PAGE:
evaluation program A35,$.
*he blend 3)22>3)12">3)132a 3!B>:!B>1!B$ sho'ed a performance Cuite
similar to that of 3)22. It is also found that 3)32>3)132a :!B>2!B$ had poor efficiency.
-rop in test using 3)32>3)12">3)132a 3!B>1!B>:!B$ for a unit sho'ed that cooling
capacity decreased by ") 1!B.Chen et al 9#< investigated the feasibility of using
hydrocarbon refrigerant mi/tures in residential air conditioners and heat pumps. *he
mi/ture of &C)2#! and &C):!! gave the highest CD,. It is considered to represent the
best balance bet'een CD, and volumetric capacity for hydrocarbons. Also concluded
that this mi/ture has lo' volumetric capacity and hence it reCuires larger compressor. In
the present 'ork the performance of seven alternative refrigerants proposed as an
alternative to the traditionally used 322 and is simulated using the analysis soft'are
CDD6 ,AC+. A comprehensive study of the performance of these refrigerants is made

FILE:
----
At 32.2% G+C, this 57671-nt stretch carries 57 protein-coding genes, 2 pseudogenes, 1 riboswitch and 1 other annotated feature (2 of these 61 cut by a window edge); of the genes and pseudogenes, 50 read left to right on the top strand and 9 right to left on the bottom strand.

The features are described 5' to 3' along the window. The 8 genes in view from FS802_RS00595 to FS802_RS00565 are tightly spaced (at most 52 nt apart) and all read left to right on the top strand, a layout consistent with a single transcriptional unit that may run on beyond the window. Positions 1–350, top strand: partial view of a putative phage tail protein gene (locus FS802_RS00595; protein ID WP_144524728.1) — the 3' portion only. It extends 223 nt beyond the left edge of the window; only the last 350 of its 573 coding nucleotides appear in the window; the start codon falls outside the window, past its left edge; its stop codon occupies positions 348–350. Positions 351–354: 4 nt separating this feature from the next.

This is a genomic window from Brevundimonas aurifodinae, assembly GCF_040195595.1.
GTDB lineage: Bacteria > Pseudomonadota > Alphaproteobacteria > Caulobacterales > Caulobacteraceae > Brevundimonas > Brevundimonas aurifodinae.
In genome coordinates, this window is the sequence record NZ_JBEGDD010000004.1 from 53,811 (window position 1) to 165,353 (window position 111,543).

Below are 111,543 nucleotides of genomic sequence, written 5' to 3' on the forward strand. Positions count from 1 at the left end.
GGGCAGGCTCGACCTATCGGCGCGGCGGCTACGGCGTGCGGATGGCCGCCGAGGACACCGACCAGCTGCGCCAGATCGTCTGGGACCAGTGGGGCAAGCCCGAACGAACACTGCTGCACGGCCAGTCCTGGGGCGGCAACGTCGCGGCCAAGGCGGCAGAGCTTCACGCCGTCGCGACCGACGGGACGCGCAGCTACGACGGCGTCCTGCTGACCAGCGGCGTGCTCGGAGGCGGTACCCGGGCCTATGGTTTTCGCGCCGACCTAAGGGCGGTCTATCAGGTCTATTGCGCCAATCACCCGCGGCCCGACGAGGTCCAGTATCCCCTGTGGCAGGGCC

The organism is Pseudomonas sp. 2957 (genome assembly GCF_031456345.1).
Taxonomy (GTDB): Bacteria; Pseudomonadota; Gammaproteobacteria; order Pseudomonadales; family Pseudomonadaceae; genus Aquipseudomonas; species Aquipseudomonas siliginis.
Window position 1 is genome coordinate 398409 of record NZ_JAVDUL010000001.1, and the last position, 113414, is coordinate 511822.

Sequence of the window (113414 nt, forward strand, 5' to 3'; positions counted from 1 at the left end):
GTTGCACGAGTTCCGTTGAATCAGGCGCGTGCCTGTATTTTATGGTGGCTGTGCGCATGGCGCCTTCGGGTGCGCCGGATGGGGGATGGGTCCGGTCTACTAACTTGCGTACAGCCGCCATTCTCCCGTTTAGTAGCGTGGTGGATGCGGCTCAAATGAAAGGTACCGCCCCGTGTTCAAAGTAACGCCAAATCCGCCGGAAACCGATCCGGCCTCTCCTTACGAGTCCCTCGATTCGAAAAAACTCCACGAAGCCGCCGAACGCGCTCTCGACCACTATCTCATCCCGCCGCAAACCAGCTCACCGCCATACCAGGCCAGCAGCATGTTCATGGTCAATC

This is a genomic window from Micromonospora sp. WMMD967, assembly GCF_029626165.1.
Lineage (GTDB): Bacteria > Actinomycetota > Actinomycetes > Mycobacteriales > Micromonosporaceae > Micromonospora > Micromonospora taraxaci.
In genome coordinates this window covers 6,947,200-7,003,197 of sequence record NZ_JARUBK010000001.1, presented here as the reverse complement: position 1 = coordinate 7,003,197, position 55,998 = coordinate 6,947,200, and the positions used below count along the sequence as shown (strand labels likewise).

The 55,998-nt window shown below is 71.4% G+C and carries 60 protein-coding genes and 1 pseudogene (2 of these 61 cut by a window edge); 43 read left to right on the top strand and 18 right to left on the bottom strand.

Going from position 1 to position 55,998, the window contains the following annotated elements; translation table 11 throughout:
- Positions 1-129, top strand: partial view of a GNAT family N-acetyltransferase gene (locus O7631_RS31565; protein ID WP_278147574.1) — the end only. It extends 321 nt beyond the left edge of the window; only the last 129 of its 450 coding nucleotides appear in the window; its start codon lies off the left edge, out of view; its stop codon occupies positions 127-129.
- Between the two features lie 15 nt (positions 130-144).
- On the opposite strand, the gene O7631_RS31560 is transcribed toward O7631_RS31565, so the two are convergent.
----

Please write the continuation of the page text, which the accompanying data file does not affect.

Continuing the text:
based on the results of the analysis.
2
Introduction to Air-Conditioning
In this Chapter 'e understand the basic concepts of air)conditioning system.
,rinciples uses in air)conditioning system. -ifferent components and problem and its
troubleshooting of these component.
2.1 hat i! Air Conditioning"
Air conditioning often referred to as aircon0 AC or A#C$ is the process of altering
the properties of air primarily temperature and humidity$ to more favorable conditions0
typically 'ith the aim of distributing the conditioned air to an occupied space to improve
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comfort. More generally0 air conditioning can refer to any form of technology0 heating0
cooling0 de)humidification0 humidification0 cleaning0 ventilation0 or air movement that
modifies the condition of air.
If 'e look for air conditioning in Collins 5nglish -ictionary it statesG
A system for controlling the temperature and humidity of the air in a building.
Controlling the temperature is being able to heat and cool. ?ot only cool.
*he air that 'e breathe is made up of 3 ma4or components all capable of carrying energy
heat$G
1. $he co%&onent %olecular con!tituent! of air: D/ygen 23B$0 ?itrogen .:B$0
Carbon -io/ide 1B$ and Inert Fases 1B$
2. 'oi!ture or ater (a&our: Water vapour is present in the air at all times0 the
Cuantity present being dependent upon the air temperature. *he higher the air temperature
the higher the 'ater vapour Cuantity$.
). Air*orne Particulate: *hese are the suspended impurities 'ithin the air from either
industrial or natural pollution such as pollen0 dust0 smoke0 germs etc.